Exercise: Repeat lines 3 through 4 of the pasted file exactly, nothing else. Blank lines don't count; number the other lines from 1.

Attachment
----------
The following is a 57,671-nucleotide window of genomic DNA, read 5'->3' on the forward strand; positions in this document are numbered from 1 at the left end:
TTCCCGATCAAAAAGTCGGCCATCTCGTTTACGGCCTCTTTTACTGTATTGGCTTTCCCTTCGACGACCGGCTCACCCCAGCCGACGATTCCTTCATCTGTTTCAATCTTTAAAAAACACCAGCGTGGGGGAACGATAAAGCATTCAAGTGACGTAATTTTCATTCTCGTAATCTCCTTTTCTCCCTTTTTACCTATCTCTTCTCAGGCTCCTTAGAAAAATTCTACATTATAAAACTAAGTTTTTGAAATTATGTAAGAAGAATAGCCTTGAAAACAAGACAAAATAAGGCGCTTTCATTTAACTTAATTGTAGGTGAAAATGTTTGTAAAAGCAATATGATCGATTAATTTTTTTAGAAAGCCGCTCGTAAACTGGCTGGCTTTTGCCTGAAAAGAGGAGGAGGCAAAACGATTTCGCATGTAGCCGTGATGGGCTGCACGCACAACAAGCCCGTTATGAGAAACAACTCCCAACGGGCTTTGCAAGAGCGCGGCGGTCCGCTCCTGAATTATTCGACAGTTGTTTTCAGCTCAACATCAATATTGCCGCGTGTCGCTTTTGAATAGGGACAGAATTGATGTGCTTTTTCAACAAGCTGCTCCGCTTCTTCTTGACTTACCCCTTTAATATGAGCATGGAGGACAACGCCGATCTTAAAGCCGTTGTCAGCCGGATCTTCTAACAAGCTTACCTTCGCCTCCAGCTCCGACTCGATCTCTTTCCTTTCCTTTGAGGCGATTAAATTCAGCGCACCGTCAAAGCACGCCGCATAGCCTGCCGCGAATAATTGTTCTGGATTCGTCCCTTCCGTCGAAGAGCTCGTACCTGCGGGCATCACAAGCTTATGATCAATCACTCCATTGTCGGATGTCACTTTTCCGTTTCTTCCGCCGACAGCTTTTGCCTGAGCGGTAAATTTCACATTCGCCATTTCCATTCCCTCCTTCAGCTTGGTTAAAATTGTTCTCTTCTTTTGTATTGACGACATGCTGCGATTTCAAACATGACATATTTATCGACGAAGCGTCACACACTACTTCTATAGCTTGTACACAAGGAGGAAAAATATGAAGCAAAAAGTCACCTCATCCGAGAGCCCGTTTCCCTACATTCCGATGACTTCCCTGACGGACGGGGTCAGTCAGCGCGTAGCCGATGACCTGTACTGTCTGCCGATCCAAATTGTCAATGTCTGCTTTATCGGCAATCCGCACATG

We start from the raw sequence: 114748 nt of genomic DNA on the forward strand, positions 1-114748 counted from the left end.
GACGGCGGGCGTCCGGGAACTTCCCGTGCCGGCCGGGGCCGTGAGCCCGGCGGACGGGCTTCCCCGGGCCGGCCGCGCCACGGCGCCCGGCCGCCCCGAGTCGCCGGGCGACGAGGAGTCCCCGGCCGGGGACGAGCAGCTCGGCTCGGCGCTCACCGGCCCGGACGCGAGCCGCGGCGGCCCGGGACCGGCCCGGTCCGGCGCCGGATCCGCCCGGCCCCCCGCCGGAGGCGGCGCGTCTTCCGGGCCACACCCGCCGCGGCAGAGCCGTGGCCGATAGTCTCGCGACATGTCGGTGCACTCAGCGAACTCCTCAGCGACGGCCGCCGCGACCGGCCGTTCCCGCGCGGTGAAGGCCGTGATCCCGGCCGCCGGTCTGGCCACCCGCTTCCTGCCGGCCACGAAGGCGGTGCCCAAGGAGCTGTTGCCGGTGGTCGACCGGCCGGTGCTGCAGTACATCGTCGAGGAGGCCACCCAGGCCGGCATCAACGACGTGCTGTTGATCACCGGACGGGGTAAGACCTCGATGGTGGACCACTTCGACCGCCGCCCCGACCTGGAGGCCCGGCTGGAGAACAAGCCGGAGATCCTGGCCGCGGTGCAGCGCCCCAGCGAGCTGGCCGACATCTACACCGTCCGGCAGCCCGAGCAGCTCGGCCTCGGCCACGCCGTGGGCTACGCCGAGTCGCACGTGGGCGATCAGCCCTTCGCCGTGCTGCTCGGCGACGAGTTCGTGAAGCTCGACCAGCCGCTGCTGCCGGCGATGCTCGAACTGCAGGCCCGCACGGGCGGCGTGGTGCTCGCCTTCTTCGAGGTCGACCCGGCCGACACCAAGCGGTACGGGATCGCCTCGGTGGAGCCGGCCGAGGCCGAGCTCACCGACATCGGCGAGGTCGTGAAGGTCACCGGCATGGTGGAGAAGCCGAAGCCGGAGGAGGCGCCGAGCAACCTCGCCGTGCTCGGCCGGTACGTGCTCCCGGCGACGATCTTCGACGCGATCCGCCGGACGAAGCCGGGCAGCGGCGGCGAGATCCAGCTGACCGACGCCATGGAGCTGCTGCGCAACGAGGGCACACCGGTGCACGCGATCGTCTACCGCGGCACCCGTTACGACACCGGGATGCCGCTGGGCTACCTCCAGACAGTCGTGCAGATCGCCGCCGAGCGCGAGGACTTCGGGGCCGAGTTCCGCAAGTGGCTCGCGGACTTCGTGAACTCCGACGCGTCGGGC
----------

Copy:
We start from the raw sequence: 114748 nt of genomic DNA on the forward strand, positions 1-114748 counted from the left end.
GACGGCGGGCGTCCGGGAACTTCCCGTGCCGGCCGGGGCCGTGAGCCCGGCGGACGGGCTTCCCCGGGCCGGCCGCGCCACGGCGCCCGGCCGCCCCGAGTCGCCGGGCGACGAGGAGTCCCCGGCCGGGGACGAGCAGCTCGGCTCGGCGCTCACCGGCCCGGACGCGAGCCGCGGCGGCCCGGGACCGGCCCGGTCCGGCGCCGGATCCGCCCGGCCCCCCGCCGGAGGCGGCGCGTCTTCCGGGCCACACCCGCCGCGGCAGAGCCGTGGCCGATAGTCTCGCGACATGTCGGTGCACTCAGCGAACTCCTCAGCGACGGCCGCCGCGACCGGCCGTTCCCGCGCGGTGAAGGCCGTGATCCCGGCCGCCGGTCTGGCCACCCGCTTCCTGCCGGCCACGAAGGCGGTGCCCAAGGAGCTGTTGCCGGTGGTCGACCGGCCGGTGCTGCAGTACATCGTCGAGGAGGCCACCCAGGCCGGCATCAACGACGTGCTGTTGATCACCGGACGGGGTAAGACCTCGATGGTGGACCACTTCGACCGCCGCCCCGACCTGGAGGCCCGGCTGGAGAACAAGCCGGAGATCCTGGCCGCGGTGCAGCGCCCCAGCGAGCTGGCCGACATCTACACCGTCCGGCAGCCCGAGCAGCTCGGCCTCGGCCACGCCGTGGGCTACGCCGAGTCGCACGTGGGCGATCAGCCCTTCGCCGTGCTGCTCGGCGACGAGTTCGTGAAGCTCGACCAGCCGCTGCTGCCGGCGATGCTCGAACTGCAGGCCCGCACGGGCGGCGTGGTGCTCGCCTTCTTCGAGGTCGACCCGGCCGACACCAAGCGGTACGGGATCGCCTCGGTGGAGCCGGCCGAGGCCGAGCTCACCGACATCGGCGAGGTCGTGAAGGTCACCGGCATGGTGGAGAAGCCGAAGCCGGAGGAGGCGCCGAGCAACCTCGCCGTGCTCGGCCGGTACGTGCTCCCGGCGACGATCTTCGACGCGATCCGCCGGACGAAGCCGGGCAGCGGCGGCGAGATCCAGCTGACCGACGCCATGGAGCTGCTGCGCAACGAGGGCACACCGGTGCACGCGATCGTCTACCGCGGCACCCGTTACGACACCGGGATGCCGCTGGGCTACCTCCAGACAGTCGTGCAGATCGCCGCCGAGCGCGAGGACTTCGGGGCCGAGTTCCGCAAGTGGCTCGCGGACTTCGTGAACTCCGACGCGTCGGGC